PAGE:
November 29, 2020 at 10:58 pm | Posted in The Answer Is In The Beat | Leave a comment

11-29-20
In-House Pharmacy ~ A Poem Recited From The Beak Of A Raven
Hyph11E ~ Shatter
Kanyon ~ Green
Machinedrum feat. Sub Focus ~ 1000 Miles
X-Altera ~ New Harbinger
Domenique Dumont ~ People On Sunday
Emily A. Sprague ~ Horizon
Faten Kanaan ~ Hesperides
Evan Caminiti ~ Russian Palm
Ataraxia ~ Deja Vu
Beatriz Ferreyra ~ Deux Dents Dehors
Ben Chatwin ~ Snow Crash
Beavis’s Ass Is On Fire!

v/a: New Neighborhoods (Freedom to Spend, 2020)

November 29, 2020 at 1:27 pm | Posted in Reviews | Leave a comment

v/a: New Neighborhoods

Following last year’s much-fanfared reissue of Ernest Hood’s Neighborhoods, Freedom to Spend has compiled a benefit compilation featuring several current artists composing pieces incorporating field recordings from their environments. Like the original album, these selections drift between being unfiltered field recordings and passages of music. Sometimes they’re combined in crafty ways, like how the clicking and droning slowly rise above the scraping and dog panting of Ka Baird’s “West End”, with a more melodic part gradually emerging like the sun. Lieven Martens’ piece seems to consist entirely of field recordings, from dogs barking, possibly in a fairground setting, to transit whirrs. The brilliant Nailah Hunter plucks a forlorn harp melody over the rushing waters of Yosemite. Jefre Cantu Ledesma turns in one of the more innocent-sounding pieces, filled with birdsong, some sharp mewling, soft chiming, and yes, children talking. Melanie Velarde’s “NYC Files” features a cluster of Riley-ish organs along with a disorienting amount of honking car horns and ambulance sirens — just another day in the Big Apple, basically. Barraco Barner’s piece is a lovely one, with drum machines that seem to tick out of time but stay in sequence, and just lovely Durutti-ish guitar melodies, all surrounded by outdoor sounds. Much sparser is Sugai Ken’s piece, which is seven minutes of a bell (or pot, or other metal object) being struck slowly. Like A Villain’s “What’s happening to me” is accurately titled — the vocals are wordless puffs of uncertainty and tentative syllables, but sung rather than sounding like incoherent stammering, and the music is rich and light at the same time, feeling like a sort of transformation.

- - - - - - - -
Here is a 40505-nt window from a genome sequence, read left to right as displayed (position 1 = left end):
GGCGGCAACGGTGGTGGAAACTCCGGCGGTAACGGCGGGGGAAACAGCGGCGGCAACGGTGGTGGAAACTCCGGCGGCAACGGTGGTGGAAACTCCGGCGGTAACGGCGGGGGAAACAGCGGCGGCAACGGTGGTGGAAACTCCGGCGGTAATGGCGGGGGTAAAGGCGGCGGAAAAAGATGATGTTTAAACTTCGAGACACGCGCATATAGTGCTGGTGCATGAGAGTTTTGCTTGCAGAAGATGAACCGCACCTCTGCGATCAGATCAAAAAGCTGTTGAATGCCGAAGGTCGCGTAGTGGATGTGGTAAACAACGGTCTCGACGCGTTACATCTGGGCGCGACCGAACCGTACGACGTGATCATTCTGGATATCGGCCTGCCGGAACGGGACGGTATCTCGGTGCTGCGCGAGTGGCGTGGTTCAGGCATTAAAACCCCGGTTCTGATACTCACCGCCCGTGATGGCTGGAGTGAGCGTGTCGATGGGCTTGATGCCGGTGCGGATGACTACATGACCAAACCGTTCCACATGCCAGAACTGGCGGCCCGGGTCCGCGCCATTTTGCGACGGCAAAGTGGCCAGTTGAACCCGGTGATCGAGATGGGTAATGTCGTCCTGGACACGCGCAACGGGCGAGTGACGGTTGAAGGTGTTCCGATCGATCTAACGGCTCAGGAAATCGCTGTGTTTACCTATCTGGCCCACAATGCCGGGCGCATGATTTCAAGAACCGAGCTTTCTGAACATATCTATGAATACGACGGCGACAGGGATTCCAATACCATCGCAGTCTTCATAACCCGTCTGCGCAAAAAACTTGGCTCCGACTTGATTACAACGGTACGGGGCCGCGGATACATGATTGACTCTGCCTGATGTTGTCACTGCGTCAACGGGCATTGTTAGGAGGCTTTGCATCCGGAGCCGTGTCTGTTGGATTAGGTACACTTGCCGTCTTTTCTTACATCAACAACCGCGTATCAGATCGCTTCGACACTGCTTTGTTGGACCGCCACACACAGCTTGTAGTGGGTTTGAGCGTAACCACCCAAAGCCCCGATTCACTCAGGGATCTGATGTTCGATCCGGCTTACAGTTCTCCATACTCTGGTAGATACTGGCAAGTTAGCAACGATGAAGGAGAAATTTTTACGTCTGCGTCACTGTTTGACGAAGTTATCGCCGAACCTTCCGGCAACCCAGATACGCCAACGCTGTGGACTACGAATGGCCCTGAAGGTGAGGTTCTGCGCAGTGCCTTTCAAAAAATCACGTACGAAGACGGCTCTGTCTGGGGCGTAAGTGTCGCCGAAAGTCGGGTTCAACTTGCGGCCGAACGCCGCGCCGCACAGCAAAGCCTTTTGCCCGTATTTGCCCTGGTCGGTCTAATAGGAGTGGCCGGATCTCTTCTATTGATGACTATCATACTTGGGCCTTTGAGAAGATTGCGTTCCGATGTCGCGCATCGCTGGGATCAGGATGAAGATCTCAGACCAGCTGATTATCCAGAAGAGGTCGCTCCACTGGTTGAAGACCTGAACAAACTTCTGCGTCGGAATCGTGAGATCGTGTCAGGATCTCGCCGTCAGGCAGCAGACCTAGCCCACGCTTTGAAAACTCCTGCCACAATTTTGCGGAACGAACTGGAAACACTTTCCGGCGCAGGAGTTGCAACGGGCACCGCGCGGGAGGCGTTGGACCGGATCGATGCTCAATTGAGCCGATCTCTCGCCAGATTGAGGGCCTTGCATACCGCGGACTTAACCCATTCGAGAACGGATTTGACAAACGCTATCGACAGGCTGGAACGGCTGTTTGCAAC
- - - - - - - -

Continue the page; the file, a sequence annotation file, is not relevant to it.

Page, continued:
v/a: Hyperextension: A Not Yet Remembered Records Compilation (Not Yet Remembered Records, 2020)

November 28, 2020 at 4:00 pm | Posted in Reviews | Leave a comment

v/a: Hyperextension: A Not Yet Remembered Records Compilation

Not Yet Remembered Records is a new label founded by precenphix and Cos BV, two Pennsylvania-based artists who have been making IDM and various other styles of electronic music since the IUMA and mp3.com eras, if not earlier. This compilation is a preview of various releases they’re set to release (some are out already). It starts out with some tracks that are along the steady, acid-tinged, mixable sort of IDM. Tleb’s “Westerly” is pretty isolationist ambient, but not entirely removed from humanity. Stormy Acres’ “Roasted Sanguine” is just as creepy as it sounds, and it pounds steadily without going in on an attack. Wolfe’s “Hyperextension” is an always-welcome collision of soft, innocent melodies and harsh, jagged beats which sound like an electrocution set to rhythm. precenphix’s “Prazosin House Lip” is a more bubbling acid techno track, until it switches to more crunchy, bristling beats. After an ambient piece by Blush To The Snow which is failing to rise above the lawnmower outside my apartment at the moment, Orbiscorpus’ “Giver” is an amazing track with ethereal vocals and heavy, cold drum machines clacking away. More darkwave than witch house, but could work as both. Séance’s “Dead Channel” is a suspenseful hard d’n’b track with horror movie pianos which absolutely rips once the breakbeats fully kick in. Blinkhorn’s “Some Day” is a bit of a breather after the album’s most intense track, and then “Angels From Andromeda” by Cerebral is a 12-minute mini-epic which flows from more fizzy, acidic electro-IDM until a gorgeous melody stops it in its tracks, and it moves into a more uplifting second half.